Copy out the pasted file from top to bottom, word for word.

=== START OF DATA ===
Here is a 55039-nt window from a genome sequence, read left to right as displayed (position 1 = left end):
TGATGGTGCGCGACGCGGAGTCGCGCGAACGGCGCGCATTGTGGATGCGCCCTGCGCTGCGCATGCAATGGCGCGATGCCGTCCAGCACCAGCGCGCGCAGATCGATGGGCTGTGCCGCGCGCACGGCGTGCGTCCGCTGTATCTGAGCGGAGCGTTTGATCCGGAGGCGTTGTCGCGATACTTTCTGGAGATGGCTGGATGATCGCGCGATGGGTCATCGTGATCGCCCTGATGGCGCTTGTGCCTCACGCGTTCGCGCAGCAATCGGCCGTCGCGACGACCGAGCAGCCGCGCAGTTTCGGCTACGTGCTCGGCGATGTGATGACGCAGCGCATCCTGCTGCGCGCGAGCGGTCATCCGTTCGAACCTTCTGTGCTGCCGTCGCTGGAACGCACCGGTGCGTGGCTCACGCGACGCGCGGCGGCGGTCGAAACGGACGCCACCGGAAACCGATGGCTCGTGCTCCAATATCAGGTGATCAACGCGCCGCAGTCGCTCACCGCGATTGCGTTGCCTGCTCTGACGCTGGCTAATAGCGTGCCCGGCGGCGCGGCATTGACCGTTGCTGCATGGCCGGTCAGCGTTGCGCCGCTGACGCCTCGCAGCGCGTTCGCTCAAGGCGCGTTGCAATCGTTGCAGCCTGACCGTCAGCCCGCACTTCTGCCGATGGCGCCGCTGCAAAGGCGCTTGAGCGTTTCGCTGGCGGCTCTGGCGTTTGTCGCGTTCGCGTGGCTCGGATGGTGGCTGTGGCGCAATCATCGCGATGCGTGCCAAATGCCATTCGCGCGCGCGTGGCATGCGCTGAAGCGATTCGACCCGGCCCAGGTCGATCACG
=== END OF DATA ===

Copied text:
Here is a 55039-nt window from a genome sequence, read left to right as displayed (position 1 = left end):
TGATGGTGCGCGACGCGGAGTCGCGCGAACGGCGCGCATTGTGGATGCGCCCTGCGCTGCGCATGCAATGGCGCGATGCCGTCCAGCACCAGCGCGCGCAGATCGATGGGCTGTGCCGCGCGCACGGCGTGCGTCCGCTGTATCTGAGCGGAGCGTTTGATCCGGAGGCGTTGTCGCGATACTTTCTGGAGATGGCTGGATGATCGCGCGATGGGTCATCGTGATCGCCCTGATGGCGCTTGTGCCTCACGCGTTCGCGCAGCAATCGGCCGTCGCGACGACCGAGCAGCCGCGCAGTTTCGGCTACGTGCTCGGCGATGTGATGACGCAGCGCATCCTGCTGCGCGCGAGCGGTCATCCGTTCGAACCTTCTGTGCTGCCGTCGCTGGAACGCACCGGTGCGTGGCTCACGCGACGCGCGGCGGCGGTCGAAACGGACGCCACCGGAAACCGATGGCTCGTGCTCCAATATCAGGTGATCAACGCGCCGCAGTCGCTCACCGCGATTGCGTTGCCTGCTCTGACGCTGGCTAATAGCGTGCCCGGCGGCGCGGCATTGACCGTTGCTGCATGGCCGGTCAGCGTTGCGCCGCTGACGCCTCGCAGCGCGTTCGCTCAAGGCGCGTTGCAATCGTTGCAGCCTGACCGTCAGCCCGCACTTCTGCCGATGGCGCCGCTGCAAAGGCGCTTGAGCGTTTCGCTGGCGGCTCTGGCGTTTGTCGCGTTCGCGTGGCTCGGATGGTGGCTGTGGCGCAATCATCGCGATGCGTGCCAAATGCCATTCGCGCGCGCGTGGCATGCGCTGAAGCGATTCGACCCGGCCCAGGTCGATCACG